Producer : Chas Chandler
    Engineer : Dave Siddle

    Purple Haze (several takes) - unreleased
    Purple Haze (basic track) (1,2,3,4,5,119,120,121,126)
    51st Anniversary # 1 (2)
    51st Anniversary # 2 (3)
    51st Anniversary # 3 (4)
    51st Anniversary # 4 (basic track & overdubs) (1,5)
    3rd Stone From The Sun (several takes) - unreleased
    3rd Stone From The Sun (basic track) (1,2,4,5)
    Fire # 1 (unreleased)
    Fire # 2 (86)
    Fire # 3 (87)
    Fire # 4 (88)
    Fire # 5 (89)
    Fire # 6 (90)
    Fire # 7 (basic track) (1,2,3,101,106)
    The Wind Cries Mary (1,2,25)*
    Love Or Confusion (1,2,4,5)

    *See 3 February session for alternate takes. There is some confusion over the actual
    recording date of these, see Mitch’s comment.

    Jimi (on ‘Wind Cries Mary’): “We did that number in about two takes.”

    Jimi: “Mary is a girlfriend of mine. She is a girl who is slightly taken to talking about me to her friends, you know. One moment she will talk about me like I was a dog, and the next moment she says the complete opposite. . . we did that number in about two takes, we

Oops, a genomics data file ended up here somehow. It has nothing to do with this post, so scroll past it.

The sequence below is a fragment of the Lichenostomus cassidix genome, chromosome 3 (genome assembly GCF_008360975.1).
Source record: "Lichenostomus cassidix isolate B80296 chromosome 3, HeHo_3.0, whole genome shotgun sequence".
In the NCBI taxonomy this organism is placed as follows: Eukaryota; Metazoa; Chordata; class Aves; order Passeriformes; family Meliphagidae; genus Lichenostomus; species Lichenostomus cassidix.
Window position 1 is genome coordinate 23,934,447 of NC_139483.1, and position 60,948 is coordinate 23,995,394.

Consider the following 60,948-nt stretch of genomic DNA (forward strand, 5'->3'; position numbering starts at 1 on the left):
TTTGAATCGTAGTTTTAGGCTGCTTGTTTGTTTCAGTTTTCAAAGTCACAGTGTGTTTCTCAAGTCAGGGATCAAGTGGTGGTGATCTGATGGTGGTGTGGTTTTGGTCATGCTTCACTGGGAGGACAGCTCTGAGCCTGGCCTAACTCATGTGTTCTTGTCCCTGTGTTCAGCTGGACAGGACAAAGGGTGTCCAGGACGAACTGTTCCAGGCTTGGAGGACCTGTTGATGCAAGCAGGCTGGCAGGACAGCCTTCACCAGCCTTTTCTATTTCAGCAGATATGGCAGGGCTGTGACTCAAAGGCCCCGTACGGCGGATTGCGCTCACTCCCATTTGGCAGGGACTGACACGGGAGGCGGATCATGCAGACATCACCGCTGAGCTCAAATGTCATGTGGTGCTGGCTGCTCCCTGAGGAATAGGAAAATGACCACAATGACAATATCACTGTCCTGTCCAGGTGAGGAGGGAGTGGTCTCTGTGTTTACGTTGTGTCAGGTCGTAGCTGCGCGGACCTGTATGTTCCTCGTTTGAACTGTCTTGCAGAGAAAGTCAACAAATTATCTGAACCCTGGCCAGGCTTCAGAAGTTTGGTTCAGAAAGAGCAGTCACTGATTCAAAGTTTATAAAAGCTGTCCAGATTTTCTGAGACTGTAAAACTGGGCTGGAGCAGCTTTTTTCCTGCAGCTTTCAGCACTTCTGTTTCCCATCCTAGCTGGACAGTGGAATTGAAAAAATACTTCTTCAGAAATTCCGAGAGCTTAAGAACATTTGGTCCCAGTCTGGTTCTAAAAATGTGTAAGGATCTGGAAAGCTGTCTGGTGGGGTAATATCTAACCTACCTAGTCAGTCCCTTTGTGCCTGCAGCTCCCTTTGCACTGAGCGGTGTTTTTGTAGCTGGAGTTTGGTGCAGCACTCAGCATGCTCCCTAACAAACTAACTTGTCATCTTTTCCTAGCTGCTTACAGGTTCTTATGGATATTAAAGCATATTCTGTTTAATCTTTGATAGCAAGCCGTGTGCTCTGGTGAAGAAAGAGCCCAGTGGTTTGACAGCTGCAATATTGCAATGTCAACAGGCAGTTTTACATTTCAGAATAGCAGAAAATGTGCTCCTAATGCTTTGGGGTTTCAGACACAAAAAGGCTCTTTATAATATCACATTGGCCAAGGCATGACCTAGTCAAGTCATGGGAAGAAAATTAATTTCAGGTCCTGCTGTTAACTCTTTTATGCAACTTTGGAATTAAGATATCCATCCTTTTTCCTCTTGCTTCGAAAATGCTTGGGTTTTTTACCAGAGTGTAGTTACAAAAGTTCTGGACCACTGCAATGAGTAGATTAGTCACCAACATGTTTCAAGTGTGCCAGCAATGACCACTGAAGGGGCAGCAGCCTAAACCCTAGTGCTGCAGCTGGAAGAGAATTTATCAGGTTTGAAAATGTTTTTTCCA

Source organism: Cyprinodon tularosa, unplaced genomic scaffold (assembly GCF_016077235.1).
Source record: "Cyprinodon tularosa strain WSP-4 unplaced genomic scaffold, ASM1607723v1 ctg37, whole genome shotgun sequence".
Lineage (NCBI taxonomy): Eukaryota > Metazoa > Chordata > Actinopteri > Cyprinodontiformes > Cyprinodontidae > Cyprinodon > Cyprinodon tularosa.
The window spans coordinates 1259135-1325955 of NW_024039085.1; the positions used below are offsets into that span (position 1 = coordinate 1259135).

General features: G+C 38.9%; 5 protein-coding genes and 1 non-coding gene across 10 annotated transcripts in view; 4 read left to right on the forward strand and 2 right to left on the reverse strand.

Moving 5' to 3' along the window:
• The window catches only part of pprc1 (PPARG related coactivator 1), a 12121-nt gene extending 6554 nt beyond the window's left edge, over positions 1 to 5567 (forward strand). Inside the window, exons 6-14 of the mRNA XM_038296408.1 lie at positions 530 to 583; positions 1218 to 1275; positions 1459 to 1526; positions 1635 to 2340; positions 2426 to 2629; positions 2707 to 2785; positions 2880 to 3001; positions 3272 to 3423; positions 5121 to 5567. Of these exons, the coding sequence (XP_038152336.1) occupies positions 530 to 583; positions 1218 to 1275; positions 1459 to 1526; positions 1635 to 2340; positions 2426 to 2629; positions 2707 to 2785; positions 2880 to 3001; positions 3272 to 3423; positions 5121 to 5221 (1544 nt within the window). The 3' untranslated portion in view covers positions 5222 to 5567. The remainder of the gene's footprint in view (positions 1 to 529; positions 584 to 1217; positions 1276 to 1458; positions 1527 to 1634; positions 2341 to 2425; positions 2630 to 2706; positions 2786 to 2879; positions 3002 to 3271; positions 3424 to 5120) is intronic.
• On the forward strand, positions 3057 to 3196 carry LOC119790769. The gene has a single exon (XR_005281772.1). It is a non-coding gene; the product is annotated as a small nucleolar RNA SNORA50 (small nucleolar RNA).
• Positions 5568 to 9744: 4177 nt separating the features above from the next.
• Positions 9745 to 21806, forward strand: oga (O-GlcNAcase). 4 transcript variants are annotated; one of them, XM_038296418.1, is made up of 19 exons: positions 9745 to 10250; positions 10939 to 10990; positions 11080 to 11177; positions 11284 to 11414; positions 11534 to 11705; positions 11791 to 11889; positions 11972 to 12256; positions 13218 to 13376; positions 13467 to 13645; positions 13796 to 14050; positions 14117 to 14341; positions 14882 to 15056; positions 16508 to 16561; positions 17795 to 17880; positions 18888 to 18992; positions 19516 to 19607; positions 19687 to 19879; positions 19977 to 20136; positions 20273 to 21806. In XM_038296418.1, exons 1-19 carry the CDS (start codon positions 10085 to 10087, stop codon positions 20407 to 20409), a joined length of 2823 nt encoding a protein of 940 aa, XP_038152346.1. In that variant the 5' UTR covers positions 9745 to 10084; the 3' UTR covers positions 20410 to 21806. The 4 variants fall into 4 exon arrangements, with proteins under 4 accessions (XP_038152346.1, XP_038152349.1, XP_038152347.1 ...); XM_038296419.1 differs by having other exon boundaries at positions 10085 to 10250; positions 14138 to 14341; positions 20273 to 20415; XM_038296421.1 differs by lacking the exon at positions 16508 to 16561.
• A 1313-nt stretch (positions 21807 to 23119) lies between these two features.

never do more than four or five takes in a recording studio, it’s too expensive.”

    Disc and Music Echo (17 June): “The idea for ‘The Wind Cries Mary’ came when they were on Stage, tuning up. Mary herself is a friend of Jimi’s.”

    Chas: “We were recording the ‘B’ side of Purple Haze and there was twenty minutes left in the studio, and Jimi had written ‘The Wind Cries Mary’ the night before at home... It was recorded including five guitar overdubs in twenty minutes, and that was all part of the session for ‘Purple Haze’ and we had the third single there and then. So as soon as ‘Purple Haze’ started fading from the charts, we brought ‘The Wind Cries Mary’ out.“